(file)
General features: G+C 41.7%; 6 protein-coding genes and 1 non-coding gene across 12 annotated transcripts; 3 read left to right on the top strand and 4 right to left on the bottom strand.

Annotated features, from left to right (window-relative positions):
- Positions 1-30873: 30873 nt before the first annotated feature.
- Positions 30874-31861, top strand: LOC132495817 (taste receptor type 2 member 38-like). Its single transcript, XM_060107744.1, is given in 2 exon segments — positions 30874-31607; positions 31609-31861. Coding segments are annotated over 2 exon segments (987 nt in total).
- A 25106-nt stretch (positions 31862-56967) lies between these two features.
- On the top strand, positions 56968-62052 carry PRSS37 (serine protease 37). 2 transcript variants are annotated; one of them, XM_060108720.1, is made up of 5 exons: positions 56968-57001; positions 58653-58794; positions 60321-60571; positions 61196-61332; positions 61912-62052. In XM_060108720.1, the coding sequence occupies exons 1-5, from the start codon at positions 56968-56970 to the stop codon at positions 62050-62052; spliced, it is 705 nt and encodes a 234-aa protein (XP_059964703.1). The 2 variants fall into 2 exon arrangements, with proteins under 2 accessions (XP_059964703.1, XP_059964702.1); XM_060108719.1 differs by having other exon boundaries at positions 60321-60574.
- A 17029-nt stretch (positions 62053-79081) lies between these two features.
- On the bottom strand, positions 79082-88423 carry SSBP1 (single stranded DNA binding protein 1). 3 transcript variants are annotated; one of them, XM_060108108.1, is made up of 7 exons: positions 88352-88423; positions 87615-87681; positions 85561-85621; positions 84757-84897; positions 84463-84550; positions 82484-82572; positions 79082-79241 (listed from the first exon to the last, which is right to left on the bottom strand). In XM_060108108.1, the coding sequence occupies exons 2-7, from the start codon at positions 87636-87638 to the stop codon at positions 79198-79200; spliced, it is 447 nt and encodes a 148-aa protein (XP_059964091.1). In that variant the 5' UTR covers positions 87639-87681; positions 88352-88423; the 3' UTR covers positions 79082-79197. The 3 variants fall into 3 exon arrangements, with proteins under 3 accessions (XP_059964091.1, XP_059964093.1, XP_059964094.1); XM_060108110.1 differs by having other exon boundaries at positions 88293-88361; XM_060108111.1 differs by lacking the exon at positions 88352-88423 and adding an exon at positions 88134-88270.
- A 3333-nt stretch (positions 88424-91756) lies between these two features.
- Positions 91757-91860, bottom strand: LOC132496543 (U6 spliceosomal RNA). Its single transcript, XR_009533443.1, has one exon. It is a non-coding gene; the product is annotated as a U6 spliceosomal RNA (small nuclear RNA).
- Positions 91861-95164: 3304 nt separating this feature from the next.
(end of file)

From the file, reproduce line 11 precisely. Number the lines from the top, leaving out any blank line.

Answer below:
- Positions 91861-95164: 3304 nt separating this feature from the next.